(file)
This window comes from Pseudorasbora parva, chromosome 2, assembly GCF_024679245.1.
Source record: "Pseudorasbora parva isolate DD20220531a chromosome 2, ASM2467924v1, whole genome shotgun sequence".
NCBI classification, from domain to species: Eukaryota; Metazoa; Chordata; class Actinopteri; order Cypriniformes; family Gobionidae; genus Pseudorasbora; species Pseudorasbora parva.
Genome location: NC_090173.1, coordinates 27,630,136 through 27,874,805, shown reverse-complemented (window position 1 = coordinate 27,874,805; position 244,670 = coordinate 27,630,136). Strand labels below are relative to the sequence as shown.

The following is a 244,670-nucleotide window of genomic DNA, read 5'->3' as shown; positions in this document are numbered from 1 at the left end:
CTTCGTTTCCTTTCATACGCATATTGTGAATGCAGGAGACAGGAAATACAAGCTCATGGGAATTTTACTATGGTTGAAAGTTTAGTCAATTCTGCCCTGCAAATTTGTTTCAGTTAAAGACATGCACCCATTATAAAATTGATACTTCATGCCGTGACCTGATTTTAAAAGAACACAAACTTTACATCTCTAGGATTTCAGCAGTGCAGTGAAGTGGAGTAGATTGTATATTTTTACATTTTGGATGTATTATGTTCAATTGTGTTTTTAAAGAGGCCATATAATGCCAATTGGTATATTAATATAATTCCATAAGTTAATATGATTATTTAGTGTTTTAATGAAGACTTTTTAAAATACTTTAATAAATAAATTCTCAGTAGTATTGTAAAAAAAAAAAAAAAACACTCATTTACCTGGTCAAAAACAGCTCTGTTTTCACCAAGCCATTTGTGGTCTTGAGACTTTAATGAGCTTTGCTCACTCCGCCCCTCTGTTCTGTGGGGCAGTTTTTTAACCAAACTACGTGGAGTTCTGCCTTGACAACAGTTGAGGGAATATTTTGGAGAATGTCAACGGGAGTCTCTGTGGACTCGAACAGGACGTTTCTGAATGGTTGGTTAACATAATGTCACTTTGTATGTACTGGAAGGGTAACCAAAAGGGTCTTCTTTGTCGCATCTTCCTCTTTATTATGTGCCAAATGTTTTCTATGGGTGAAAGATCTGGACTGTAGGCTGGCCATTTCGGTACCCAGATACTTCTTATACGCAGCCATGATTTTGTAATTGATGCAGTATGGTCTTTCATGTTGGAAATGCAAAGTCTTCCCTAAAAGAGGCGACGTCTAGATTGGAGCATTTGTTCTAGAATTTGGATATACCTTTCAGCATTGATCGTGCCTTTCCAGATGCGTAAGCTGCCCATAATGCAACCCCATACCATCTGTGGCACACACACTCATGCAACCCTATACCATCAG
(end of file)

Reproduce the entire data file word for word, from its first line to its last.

This window comes from Pseudorasbora parva, chromosome 2, assembly GCF_024679245.1.
Source record: "Pseudorasbora parva isolate DD20220531a chromosome 2, ASM2467924v1, whole genome shotgun sequence".
NCBI classification, from domain to species: Eukaryota; Metazoa; Chordata; class Actinopteri; order Cypriniformes; family Gobionidae; genus Pseudorasbora; species Pseudorasbora parva.
Genome location: NC_090173.1, coordinates 27,630,136 through 27,874,805, shown reverse-complemented (window position 1 = coordinate 27,874,805; position 244,670 = coordinate 27,630,136). Strand labels below are relative to the sequence as shown.

The following is a 244,670-nucleotide window of genomic DNA, read 5'->3' as shown; positions in this document are numbered from 1 at the left end:
CTTCGTTTCCTTTCATACGCATATTGTGAATGCAGGAGACAGGAAATACAAGCTCATGGGAATTTTACTATGGTTGAAAGTTTAGTCAATTCTGCCCTGCAAATTTGTTTCAGTTAAAGACATGCACCCATTATAAAATTGATACTTCATGCCGTGACCTGATTTTAAAAGAACACAAACTTTACATCTCTAGGATTTCAGCAGTGCAGTGAAGTGGAGTAGATTGTATATTTTTACATTTTGGATGTATTATGTTCAATTGTGTTTTTAAAGAGGCCATATAATGCCAATTGGTATATTAATATAATTCCATAAGTTAATATGATTATTTAGTGTTTTAATGAAGACTTTTTAAAATACTTTAATAAATAAATTCTCAGTAGTATTGTAAAAAAAAAAAAAAAACACTCATTTACCTGGTCAAAAACAGCTCTGTTTTCACCAAGCCATTTGTGGTCTTGAGACTTTAATGAGCTTTGCTCACTCCGCCCCTCTGTTCTGTGGGGCAGTTTTTTAACCAAACTACGTGGAGTTCTGCCTTGACAACAGTTGAGGGAATATTTTGGAGAATGTCAACGGGAGTCTCTGTGGACTCGAACAGGACGTTTCTGAATGGTTGGTTAACATAATGTCACTTTGTATGTACTGGAAGGGTAACCAAAAGGGTCTTCTTTGTCGCATCTTCCTCTTTATTATGTGCCAAATGTTTTCTATGGGTGAAAGATCTGGACTGTAGGCTGGCCATTTCGGTACCCAGATACTTCTTATACGCAGCCATGATTTTGTAATTGATGCAGTATGGTCTTTCATGTTGGAAATGCAAAGTCTTCCCTAAAAGAGGCGACGTCTAGATTGGAGCATTTGTTCTAGAATTTGGATATACCTTTCAGCATTGATCGTGCCTTTCCAGATGCGTAAGCTGCCCATAATGCAACCCCATACCATCTGTGGCACACACACTCATGCAACCCTATACCATCAG